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There’s just one problem with brainstorming: it doesn’t work. Keith Sawyer, a psychologist at Washington University, summarizes the science: “Decades of research have consistently shown that brainstorming groups think of far fewer ideas than the same number of people who work alone and later pool their ideas.”
In fact, the very first empirical test of Osborn’s technique, which was performed at Yale in 1958, soundly refuted the premise. The experiment was simple: Forty-eight male undergraduates were divided into twelve groups and given a series of creative puzzles. The groups were instructed to carefully follow Osborn’s brainstorming guidelines. As a control sample, forty-eight students working by themselves were each given the same puzzles. The results were a sobering refutation of brainstorming.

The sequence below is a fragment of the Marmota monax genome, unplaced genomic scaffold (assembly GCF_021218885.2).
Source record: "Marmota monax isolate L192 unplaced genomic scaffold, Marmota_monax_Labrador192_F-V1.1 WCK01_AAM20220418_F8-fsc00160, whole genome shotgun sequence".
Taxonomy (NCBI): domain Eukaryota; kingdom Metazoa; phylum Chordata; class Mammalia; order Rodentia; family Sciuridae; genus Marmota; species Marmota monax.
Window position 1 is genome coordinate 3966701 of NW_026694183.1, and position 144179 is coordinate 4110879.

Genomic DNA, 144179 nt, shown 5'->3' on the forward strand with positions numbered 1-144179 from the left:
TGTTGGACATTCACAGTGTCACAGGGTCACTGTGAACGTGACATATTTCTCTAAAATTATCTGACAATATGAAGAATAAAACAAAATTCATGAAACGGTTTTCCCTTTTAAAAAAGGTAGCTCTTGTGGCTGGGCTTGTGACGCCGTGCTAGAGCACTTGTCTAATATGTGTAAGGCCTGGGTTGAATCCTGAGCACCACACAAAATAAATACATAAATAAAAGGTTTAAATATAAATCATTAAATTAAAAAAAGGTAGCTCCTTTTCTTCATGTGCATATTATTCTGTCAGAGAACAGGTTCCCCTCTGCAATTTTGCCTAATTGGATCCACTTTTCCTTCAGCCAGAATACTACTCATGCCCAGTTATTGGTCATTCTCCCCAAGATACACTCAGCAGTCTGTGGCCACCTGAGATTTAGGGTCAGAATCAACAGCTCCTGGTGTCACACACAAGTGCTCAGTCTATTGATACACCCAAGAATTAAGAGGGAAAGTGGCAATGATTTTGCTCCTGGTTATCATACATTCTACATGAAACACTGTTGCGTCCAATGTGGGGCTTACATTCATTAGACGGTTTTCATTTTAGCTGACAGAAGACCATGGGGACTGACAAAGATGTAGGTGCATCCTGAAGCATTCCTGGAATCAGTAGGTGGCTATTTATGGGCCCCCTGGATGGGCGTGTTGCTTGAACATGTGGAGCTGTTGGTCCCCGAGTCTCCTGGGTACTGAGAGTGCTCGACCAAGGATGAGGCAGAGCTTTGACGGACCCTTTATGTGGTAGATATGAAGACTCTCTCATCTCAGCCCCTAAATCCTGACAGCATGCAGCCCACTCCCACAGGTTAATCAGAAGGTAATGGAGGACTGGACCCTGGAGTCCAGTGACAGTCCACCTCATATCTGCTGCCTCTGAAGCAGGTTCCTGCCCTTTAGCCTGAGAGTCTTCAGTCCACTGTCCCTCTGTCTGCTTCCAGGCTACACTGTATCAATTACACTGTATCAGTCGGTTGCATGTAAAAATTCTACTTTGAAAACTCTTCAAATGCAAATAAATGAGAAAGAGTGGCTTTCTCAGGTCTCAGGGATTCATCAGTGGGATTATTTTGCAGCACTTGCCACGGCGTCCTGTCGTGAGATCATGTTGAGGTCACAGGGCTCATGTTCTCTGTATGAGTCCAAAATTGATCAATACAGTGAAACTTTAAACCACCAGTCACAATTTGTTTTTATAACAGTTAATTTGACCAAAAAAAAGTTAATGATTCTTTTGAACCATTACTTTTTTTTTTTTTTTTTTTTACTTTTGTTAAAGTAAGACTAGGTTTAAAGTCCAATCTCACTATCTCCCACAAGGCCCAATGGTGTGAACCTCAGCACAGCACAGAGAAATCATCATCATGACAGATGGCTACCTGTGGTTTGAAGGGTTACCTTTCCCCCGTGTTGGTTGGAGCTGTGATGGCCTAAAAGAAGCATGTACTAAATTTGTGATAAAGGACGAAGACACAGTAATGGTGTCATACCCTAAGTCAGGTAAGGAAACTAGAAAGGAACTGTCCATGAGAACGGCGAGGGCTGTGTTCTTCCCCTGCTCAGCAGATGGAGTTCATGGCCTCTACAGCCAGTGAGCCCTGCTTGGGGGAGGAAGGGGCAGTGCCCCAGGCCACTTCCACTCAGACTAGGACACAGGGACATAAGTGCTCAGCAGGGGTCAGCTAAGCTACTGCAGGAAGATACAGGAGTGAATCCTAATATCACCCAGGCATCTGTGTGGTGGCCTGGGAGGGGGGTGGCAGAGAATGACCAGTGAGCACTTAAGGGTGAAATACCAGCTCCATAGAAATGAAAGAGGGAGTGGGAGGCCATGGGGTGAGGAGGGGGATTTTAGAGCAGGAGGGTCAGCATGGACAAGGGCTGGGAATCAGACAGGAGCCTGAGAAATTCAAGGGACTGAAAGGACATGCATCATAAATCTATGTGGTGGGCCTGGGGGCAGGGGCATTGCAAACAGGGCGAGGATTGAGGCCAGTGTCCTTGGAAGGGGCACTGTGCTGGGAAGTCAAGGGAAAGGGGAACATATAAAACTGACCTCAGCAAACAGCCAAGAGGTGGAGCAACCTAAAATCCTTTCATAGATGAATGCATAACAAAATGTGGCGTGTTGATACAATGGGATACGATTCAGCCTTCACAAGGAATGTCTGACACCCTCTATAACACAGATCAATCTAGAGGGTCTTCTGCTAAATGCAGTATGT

Not only did the solo students come up with twice as many solutions as the brainstorming groups but their solutions were deemed more “feasible” and “effective” by a panel of judges. In other words, brainstorming didn’t unleash the potential of the group. Instead, the technique suppressed it, making each individual less creative.
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